…or is you ain’t…

in this case – a simple triangle. Sum of internal angles is 180 degrees. Simple…

Learning geometry in junior school, pencil and paper. Ruler for straight lines. Pencils sharpened to the pointiest points. 180 degrees is the ‘answer’ we were supposed to get. Any more, any less, and we were wrong. More or less than 180 degrees, the lines don’t meet, except at infinity. But infinity was not given as an option. Only right and wrong.

We are given protractors, our first encounter with mathematical measuring tool beyond the simple rule – the key to measurement in one dimension. The protractor opened the possibilities on two, defined by an angle between lines. We drew triangles in our exercise books, and measured their angles. Our sharpest pencils, our most careful lines. We measured them. Their internal angles measured 179 or 181. We must have drawn them wrong! Out came the erasers and lines were redrawn. 179 and a bit, 182… Oh dear, we hadn’t drawn a proper triangle – perhaps the geometry of the exercise book precluded the perfection of the Greek ideal, or more likely – we had made a mistake. Rubbetty rub, the paper wore thin as we got closer and not quite closer to the triangle the teacher had told us should be 180 degrees. We had drawn it wrong. We had failed. Not once did the teacher provide insight into the imperfection of measurement, and the idealness of ideals.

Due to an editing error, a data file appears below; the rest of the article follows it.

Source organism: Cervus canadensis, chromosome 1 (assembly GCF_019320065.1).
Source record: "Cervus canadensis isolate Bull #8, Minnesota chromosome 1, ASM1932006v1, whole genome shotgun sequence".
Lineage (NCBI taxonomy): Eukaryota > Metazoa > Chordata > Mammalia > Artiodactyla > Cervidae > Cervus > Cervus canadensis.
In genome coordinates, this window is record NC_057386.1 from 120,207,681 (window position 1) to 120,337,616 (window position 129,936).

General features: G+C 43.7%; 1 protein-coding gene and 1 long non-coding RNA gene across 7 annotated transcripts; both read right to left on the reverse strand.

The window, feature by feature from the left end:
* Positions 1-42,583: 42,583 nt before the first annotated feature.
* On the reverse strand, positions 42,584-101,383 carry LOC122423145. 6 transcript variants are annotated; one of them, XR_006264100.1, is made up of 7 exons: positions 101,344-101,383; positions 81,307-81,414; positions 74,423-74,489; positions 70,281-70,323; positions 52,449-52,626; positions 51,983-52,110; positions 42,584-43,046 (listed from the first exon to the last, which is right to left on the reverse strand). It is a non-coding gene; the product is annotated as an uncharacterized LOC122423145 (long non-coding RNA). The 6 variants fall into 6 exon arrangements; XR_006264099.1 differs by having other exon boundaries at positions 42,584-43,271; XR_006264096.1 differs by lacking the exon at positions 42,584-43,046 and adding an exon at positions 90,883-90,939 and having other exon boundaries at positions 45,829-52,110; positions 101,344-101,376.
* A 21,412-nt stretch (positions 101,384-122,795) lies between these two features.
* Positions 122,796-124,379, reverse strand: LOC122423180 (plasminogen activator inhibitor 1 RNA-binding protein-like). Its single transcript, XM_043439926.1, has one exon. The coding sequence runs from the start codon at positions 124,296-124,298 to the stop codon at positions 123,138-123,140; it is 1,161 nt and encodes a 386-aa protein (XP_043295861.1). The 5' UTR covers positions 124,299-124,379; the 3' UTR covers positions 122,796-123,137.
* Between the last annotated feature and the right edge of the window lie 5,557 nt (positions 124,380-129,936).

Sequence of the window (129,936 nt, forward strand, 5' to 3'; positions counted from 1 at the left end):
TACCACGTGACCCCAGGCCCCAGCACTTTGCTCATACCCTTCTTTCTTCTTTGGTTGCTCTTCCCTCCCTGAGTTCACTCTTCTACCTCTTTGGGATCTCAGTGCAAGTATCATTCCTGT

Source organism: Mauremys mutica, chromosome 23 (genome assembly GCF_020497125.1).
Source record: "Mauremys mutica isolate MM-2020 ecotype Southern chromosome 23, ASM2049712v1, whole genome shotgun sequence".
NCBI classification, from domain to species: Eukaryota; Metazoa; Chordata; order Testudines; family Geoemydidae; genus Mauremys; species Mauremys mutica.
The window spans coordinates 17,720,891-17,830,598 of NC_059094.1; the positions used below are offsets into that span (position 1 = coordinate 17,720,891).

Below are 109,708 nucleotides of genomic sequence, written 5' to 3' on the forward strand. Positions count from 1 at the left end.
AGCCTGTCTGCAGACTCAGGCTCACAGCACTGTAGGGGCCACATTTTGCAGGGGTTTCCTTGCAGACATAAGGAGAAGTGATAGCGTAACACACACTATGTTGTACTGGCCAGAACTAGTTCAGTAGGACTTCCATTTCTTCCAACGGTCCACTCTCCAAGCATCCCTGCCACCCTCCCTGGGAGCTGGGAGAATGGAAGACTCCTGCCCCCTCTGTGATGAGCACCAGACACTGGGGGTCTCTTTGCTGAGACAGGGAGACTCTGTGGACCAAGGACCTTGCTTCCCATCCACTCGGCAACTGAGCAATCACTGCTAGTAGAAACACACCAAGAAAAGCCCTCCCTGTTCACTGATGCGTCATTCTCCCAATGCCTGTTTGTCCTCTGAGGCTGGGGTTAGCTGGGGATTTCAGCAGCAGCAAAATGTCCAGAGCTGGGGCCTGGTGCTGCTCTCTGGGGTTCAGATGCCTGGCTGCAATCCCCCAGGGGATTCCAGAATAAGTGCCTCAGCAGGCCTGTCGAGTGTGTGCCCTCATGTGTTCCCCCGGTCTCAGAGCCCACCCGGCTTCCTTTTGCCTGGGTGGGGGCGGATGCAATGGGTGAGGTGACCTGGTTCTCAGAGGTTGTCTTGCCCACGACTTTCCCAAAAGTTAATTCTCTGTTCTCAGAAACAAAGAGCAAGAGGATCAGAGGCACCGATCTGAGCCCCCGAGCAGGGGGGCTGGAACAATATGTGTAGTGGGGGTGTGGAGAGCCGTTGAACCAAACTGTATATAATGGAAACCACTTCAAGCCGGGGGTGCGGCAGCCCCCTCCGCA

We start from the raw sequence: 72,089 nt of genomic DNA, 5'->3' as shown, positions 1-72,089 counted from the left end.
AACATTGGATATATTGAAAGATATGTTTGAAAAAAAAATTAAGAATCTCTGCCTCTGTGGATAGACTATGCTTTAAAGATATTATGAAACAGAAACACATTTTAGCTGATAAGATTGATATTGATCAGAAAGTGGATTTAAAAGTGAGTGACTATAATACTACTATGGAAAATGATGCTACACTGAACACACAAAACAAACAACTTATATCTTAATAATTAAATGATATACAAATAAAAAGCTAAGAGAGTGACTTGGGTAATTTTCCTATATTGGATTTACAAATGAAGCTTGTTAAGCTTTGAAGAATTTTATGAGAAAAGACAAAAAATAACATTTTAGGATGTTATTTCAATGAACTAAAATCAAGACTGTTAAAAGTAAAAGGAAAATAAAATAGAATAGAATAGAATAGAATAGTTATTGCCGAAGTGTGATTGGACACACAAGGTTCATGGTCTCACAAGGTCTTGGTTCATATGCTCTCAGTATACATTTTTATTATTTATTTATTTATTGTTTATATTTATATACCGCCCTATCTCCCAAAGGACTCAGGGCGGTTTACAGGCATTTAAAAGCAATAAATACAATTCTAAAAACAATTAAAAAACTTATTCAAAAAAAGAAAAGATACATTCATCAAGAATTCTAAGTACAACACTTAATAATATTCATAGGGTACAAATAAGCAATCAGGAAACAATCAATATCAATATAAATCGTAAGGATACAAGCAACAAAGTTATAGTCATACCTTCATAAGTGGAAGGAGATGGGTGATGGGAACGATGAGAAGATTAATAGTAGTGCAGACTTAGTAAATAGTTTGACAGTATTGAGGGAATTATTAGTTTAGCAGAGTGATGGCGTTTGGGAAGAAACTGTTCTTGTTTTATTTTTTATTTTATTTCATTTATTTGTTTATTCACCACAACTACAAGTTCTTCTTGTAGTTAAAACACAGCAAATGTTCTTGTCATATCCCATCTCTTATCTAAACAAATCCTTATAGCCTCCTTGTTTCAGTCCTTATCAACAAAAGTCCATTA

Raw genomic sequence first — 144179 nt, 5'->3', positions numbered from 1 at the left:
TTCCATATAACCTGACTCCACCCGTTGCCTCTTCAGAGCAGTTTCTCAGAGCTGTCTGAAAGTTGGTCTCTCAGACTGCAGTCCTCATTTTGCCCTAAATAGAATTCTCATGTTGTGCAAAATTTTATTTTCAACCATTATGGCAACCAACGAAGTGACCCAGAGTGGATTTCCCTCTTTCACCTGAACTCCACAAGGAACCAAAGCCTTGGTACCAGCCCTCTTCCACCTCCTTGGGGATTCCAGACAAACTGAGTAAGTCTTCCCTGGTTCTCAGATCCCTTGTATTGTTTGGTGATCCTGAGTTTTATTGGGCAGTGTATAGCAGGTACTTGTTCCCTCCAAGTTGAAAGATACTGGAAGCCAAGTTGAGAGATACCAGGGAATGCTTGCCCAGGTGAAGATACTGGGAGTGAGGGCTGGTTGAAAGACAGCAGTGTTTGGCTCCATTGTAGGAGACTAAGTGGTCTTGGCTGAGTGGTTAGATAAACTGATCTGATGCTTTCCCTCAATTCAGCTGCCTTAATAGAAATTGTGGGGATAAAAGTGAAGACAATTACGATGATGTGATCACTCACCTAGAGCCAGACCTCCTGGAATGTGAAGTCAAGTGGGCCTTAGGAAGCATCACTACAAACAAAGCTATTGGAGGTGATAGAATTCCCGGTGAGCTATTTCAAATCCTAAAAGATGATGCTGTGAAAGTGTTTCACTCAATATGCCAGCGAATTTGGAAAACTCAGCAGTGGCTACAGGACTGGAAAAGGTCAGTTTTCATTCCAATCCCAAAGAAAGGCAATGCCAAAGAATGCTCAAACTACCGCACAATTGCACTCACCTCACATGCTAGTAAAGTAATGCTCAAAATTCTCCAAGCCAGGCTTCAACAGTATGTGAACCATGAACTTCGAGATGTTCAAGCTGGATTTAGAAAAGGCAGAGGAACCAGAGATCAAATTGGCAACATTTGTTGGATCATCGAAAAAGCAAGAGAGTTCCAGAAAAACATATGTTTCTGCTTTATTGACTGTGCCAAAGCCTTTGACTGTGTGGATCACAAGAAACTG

In the end, we cheated. We recorded one angle a little bigger, another a little smaller. One hundred and eighty! It took a whole lesson for us to get our ‘triangles’ perfect. We did not question the principles because we did not really understand them, but we understood our fallibility, believing in this above any lesson taught by the teacher. The greater lesson was missed by all. Maybe our imperfect triangles worked at infinity.

### Like this:

Like Loading...

*Related*